Across Europe, there is a growing uneasiness that Russia’s invasion of Ukraine is serving to overshadow another critical, even potential threat that could cause African disruption.
Instability and the rise of terrorism across Africa, according to multiple European and NATO officials, cannot be overlooked no matter how deeply Russian President Vladimir Putin pushes into Ukraine.
And nowhere are concerns growing as fast as they are in the Sahel, the semiarid stretch of land spanning northern and western Africa from Senegal to Sudan.
“By sending a couple of thousand Wagner paramilitaries, the Russians are taking over there,” Dutch Defense Minister Kajsa Ollongren told an audience in Washington Thursday. “We cannot accept that.”
Ollongren is not alone in voicing concerns about the Russian threat from Ukraine, in the east, overshadowing the threat from Africa.
“One of the worst effects this will have on the Western side in my view is that it focused attention of the European member states on the eastern front, lowering the already low level of attention on the south,” Lieutenant General Giovanni Manione, the deputy director general of the European Union Military Staff, warned a forum in Washington last month.
“It is a tragic effect. It is a huge mistake,” Manione added. “We are keeping resources [in Europe] just in case something happens, forgetting completely that actions should be taken now in another theater.”
Manione went even further, suggesting that Putin, as much as he may want to conquer Ukraine, is also adroitly using the fight there as a distraction.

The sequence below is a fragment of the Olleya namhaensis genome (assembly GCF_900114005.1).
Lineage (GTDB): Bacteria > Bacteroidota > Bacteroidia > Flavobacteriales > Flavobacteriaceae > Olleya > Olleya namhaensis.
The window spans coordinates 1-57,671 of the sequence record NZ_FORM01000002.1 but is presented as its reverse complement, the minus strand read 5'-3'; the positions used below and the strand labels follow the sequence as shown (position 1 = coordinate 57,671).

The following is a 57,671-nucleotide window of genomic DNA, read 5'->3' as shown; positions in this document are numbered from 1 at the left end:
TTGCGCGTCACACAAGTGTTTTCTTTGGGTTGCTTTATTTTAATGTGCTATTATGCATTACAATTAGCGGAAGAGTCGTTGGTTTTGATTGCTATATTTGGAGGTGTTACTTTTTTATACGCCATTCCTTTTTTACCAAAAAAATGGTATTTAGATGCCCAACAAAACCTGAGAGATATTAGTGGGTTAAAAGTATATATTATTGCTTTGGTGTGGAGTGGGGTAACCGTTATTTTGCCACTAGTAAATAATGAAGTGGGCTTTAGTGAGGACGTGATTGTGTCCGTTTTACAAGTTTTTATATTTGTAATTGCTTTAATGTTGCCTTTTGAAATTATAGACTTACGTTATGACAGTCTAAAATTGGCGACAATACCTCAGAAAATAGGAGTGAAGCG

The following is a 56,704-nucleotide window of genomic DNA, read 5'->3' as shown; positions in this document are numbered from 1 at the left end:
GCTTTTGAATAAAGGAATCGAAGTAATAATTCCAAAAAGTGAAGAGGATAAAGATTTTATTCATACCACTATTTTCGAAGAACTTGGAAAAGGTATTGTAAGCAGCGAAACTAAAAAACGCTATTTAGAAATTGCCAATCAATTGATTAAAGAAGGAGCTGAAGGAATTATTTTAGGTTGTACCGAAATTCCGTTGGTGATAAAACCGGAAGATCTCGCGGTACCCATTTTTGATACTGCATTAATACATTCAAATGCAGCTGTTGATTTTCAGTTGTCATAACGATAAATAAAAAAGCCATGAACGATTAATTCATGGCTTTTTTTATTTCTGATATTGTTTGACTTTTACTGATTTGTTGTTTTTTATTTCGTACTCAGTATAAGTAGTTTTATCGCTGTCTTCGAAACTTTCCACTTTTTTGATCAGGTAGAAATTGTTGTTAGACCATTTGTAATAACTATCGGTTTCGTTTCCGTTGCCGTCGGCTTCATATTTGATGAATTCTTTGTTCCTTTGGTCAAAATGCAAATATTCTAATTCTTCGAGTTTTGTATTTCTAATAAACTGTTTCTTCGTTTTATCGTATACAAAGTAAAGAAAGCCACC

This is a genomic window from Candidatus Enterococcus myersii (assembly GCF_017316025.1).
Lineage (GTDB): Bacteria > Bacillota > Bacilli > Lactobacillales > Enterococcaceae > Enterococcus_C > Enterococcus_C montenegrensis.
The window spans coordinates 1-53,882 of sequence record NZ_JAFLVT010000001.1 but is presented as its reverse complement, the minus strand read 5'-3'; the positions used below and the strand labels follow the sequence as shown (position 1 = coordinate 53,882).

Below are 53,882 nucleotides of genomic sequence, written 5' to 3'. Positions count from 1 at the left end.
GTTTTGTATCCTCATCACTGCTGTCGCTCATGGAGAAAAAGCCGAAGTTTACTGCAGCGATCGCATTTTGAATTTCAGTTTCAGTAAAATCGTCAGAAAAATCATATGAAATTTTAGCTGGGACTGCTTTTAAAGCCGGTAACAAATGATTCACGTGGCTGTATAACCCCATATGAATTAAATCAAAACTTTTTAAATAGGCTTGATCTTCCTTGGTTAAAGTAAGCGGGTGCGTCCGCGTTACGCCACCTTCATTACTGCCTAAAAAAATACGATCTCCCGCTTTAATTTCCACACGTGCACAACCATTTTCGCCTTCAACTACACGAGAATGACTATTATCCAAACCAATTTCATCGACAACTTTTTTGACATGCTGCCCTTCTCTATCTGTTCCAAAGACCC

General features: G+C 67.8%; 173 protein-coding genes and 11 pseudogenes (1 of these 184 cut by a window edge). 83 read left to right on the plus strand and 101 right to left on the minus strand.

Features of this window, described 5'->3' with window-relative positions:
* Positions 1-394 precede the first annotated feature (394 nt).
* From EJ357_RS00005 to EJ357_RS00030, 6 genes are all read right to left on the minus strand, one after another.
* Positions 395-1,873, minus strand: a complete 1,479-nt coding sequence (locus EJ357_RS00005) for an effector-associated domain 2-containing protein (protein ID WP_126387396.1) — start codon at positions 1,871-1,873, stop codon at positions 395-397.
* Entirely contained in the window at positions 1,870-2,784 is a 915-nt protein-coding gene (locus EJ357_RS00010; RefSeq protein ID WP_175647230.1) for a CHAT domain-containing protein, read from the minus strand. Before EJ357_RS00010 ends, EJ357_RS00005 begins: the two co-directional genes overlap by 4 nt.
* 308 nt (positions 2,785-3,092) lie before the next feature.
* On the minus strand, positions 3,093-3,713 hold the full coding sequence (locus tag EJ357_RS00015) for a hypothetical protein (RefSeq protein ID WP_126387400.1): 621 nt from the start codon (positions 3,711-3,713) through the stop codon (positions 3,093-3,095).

“I’m not sure this is the main target of the Russians,” Manione said of Ukraine. “The main target of the Russians could be having people focused on there [Ukraine], forgetting their actions elsewhere.”
Other European countries are also sounding alarms.
An Austrian Federal Intelligence Service report issued late last month warned of a “belt of instability” reaching across Africa, from the Sahara Desert and the Sahel region all the way to Somalia and the Arabian Sea.
“This instability is exacerbated by the rise of a grass-roots anti-West movement in the Sahel region and the withdrawal of European armed forces from Mali,” the report said. “Ostensibly private actors on the ground, such as the Russian Wagner Group, also play an important role here.”
Many Western officials view Wagner, a paramilitary company run by Russian oligarch Yevgeny Prigozhin, as a proxy force for Putin, helping Moscow secure access to natural resources with no regard for human rights.
So far, U.S. military officials have reported the presence of Wagner mercenaries in more than a dozen African countries over the past several years. With recent deployments to Mali sparking renewed concerns, especially after Wagner forces were tied to the slaughter of 300 civilians this past March.
Wagner has also been tied to January’s coup in Burkina Faso, though U.S. officials have not confirmed the allegations.
Like their European counterparts, U.S. officials agree Russia’s involvement in Africa, and in the Sahel in particular, is worrisome, warning the payoff for countries turning to Russia, and to Wagner, often fails to deliver on Moscow’s promises.
“We’ve seen the impact and destabilizing effect that Wagner brings to Africa and elsewhere, and I think countries that have experienced Wagner Group deployments within their borders found themselves to be a little bit poorer, a little bit weaker, a little bit less secure,” U.S. Deputy Commanding General for Africa Major General Andrew Rohling told reporters last month.
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